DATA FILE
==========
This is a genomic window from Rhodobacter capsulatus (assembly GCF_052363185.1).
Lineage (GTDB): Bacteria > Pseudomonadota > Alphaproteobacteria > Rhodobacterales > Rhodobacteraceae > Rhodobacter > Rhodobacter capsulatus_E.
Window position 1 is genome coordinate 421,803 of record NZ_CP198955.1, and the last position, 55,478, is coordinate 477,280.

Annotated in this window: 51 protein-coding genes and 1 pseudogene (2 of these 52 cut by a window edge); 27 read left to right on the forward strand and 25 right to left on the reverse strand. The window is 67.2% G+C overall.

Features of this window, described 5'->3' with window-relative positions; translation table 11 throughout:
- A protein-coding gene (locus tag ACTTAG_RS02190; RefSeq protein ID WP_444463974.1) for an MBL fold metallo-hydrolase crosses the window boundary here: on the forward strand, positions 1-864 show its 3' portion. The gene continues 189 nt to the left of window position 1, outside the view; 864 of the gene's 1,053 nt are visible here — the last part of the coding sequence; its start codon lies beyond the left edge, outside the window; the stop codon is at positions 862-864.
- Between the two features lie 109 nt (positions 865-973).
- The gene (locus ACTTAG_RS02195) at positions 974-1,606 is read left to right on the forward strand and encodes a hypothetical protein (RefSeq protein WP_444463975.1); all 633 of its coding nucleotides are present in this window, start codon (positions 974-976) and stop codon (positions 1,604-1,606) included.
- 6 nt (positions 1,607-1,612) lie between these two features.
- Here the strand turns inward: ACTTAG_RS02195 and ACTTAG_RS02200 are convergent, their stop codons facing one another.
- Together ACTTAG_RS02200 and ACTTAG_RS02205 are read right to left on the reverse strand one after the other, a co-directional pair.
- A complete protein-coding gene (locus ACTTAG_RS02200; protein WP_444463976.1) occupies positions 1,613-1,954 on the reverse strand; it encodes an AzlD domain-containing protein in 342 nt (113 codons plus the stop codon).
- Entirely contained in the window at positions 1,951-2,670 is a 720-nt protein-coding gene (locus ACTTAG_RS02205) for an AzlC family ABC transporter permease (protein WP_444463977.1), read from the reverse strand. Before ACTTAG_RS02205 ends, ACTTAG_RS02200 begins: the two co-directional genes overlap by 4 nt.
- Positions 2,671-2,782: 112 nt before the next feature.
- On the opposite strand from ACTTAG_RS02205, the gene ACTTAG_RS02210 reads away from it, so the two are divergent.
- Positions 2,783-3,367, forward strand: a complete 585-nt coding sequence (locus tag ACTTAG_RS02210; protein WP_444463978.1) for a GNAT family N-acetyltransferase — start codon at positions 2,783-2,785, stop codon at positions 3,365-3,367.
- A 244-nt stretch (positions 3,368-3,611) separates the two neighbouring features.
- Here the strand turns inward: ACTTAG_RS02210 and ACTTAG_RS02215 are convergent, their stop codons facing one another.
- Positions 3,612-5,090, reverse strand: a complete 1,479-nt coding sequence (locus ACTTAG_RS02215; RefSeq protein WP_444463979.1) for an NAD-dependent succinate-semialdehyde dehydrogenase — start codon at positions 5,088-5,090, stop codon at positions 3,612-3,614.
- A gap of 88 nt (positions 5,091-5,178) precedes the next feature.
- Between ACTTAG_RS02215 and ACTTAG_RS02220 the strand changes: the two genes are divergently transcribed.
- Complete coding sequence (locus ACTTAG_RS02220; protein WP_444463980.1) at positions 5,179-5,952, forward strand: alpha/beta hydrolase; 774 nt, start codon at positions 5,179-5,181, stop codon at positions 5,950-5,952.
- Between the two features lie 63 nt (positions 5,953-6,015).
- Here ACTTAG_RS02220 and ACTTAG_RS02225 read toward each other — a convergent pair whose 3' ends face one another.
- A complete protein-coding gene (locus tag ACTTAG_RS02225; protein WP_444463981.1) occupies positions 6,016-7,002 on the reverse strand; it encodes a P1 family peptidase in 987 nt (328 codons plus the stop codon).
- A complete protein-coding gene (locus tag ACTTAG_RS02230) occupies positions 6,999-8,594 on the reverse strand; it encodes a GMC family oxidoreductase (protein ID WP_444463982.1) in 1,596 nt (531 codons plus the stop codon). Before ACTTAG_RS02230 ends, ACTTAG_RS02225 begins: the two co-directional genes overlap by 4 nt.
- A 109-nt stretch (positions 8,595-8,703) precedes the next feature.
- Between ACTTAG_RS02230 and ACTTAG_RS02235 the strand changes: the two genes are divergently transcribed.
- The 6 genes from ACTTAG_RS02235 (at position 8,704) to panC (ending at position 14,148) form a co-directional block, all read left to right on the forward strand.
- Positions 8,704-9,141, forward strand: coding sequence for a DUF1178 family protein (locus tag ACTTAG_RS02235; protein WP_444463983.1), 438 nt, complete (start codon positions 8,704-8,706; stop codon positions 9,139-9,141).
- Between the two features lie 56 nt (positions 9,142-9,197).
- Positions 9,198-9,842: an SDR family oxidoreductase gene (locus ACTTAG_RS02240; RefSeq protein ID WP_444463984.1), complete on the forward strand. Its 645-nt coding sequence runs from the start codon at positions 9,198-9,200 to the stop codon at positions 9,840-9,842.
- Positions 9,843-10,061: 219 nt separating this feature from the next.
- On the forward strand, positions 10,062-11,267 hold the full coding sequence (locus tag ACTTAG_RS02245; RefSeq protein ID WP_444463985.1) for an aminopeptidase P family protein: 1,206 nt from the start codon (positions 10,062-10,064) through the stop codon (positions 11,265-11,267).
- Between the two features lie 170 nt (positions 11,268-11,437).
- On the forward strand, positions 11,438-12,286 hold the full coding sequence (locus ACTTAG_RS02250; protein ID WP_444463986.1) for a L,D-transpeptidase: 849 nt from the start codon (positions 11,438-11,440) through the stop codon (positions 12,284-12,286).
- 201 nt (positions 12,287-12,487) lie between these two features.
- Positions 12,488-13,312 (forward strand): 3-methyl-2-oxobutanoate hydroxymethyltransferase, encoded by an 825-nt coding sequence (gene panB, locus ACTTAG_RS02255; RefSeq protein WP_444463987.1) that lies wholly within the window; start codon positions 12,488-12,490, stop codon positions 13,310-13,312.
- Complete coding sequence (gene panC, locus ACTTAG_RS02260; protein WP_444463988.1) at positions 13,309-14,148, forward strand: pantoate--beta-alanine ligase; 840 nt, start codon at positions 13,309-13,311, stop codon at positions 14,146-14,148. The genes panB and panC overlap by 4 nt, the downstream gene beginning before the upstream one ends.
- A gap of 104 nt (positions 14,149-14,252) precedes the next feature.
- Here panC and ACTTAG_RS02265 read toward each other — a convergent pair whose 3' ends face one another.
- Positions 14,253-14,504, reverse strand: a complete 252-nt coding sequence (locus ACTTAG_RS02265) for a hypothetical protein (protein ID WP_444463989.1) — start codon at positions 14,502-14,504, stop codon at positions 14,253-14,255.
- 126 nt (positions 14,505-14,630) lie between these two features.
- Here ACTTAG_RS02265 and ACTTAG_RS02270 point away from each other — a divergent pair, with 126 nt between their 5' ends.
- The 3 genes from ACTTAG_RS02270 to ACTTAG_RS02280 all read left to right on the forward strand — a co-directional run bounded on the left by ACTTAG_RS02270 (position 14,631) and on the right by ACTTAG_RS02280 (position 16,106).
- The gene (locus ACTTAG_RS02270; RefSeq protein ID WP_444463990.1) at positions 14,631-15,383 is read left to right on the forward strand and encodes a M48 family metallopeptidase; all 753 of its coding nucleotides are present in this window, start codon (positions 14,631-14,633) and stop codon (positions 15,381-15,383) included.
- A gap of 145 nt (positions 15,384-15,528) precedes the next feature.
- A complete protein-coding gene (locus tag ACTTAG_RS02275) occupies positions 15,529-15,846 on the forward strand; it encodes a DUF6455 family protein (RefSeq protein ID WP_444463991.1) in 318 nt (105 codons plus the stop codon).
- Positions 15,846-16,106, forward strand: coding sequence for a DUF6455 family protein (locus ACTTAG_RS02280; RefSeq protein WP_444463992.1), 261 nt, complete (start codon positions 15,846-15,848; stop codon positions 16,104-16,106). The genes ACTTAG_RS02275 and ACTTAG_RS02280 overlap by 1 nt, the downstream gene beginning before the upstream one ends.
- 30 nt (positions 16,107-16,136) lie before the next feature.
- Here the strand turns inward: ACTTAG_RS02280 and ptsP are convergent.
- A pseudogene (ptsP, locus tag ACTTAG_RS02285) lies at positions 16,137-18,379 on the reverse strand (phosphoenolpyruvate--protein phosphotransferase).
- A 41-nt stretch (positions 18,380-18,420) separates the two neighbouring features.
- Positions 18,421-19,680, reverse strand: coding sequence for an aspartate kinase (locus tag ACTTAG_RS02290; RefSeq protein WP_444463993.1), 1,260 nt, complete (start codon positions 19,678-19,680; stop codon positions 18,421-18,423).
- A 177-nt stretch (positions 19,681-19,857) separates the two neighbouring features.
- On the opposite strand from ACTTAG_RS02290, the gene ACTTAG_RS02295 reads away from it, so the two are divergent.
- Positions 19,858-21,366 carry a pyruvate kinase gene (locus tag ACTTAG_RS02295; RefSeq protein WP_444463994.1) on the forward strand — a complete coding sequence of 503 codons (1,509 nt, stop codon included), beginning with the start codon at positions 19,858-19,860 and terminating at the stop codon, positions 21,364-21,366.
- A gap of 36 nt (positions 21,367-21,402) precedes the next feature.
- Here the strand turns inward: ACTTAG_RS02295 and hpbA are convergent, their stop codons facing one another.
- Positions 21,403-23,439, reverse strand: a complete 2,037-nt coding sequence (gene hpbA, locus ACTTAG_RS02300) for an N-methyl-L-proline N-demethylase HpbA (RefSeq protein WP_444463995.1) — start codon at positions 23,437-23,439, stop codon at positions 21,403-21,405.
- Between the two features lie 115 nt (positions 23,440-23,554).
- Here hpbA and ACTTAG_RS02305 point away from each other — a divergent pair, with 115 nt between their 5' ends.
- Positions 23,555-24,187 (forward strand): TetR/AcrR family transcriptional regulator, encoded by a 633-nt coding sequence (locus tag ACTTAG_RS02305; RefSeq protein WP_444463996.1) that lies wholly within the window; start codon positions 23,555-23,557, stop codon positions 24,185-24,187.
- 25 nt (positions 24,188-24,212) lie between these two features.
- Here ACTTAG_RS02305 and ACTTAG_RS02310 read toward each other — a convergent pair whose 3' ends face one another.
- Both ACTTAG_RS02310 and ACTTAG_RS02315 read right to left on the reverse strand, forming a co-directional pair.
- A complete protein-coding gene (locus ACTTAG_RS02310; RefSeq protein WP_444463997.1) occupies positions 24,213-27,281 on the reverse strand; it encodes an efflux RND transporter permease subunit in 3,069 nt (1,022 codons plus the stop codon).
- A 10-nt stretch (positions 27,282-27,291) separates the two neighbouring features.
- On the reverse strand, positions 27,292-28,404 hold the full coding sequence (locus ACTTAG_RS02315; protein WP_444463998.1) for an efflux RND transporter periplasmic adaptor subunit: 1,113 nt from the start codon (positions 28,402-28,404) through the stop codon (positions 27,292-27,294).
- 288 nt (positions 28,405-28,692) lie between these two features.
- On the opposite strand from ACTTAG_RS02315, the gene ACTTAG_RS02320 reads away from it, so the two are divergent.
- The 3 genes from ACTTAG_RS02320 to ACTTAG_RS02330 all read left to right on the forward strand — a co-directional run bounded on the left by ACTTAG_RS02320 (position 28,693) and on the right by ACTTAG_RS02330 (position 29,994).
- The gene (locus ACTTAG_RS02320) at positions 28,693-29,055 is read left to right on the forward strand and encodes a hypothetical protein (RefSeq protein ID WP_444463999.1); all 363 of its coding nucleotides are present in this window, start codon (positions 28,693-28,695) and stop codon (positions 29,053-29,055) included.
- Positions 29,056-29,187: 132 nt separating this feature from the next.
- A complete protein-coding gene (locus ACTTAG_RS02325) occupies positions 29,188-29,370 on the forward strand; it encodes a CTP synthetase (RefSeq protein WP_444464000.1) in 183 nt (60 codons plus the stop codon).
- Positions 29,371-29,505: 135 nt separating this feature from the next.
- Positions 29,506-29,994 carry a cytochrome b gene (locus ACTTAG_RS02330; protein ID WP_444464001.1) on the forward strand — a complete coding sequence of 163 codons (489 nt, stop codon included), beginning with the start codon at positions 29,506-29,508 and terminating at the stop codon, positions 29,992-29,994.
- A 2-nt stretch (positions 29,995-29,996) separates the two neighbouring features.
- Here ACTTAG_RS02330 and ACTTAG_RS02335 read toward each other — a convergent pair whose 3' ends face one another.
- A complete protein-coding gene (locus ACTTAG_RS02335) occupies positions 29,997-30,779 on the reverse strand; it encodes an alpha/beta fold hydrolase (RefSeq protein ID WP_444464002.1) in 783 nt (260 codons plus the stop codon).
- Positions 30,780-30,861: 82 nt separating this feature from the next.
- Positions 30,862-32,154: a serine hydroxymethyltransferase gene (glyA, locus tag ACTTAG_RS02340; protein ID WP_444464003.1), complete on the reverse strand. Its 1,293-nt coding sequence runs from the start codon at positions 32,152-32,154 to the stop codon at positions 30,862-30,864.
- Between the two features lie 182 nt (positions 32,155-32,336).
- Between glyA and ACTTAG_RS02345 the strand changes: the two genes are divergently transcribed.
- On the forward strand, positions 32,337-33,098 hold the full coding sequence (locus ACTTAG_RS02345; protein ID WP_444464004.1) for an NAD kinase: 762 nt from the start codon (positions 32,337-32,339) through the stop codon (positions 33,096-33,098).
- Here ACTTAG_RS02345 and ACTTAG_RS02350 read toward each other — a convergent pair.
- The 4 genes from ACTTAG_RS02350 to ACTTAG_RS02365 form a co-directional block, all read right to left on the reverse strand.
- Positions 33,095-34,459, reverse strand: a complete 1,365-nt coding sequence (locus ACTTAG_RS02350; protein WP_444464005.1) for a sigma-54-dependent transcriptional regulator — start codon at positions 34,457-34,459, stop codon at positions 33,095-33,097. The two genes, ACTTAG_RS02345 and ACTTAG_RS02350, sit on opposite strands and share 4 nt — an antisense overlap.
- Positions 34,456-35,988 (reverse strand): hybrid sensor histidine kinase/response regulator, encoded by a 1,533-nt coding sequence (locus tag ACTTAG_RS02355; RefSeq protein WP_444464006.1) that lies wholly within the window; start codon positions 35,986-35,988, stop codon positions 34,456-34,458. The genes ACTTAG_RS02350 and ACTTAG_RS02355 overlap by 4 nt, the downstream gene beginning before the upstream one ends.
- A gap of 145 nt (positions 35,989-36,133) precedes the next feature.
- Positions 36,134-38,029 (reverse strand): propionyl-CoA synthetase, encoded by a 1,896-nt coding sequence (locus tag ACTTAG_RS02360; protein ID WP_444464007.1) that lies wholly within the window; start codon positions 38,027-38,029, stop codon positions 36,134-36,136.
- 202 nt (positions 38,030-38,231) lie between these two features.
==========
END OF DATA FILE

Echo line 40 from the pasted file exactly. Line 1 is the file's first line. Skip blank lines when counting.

- A gap of 104 nt (positions 14,149-14,252) precedes the next feature.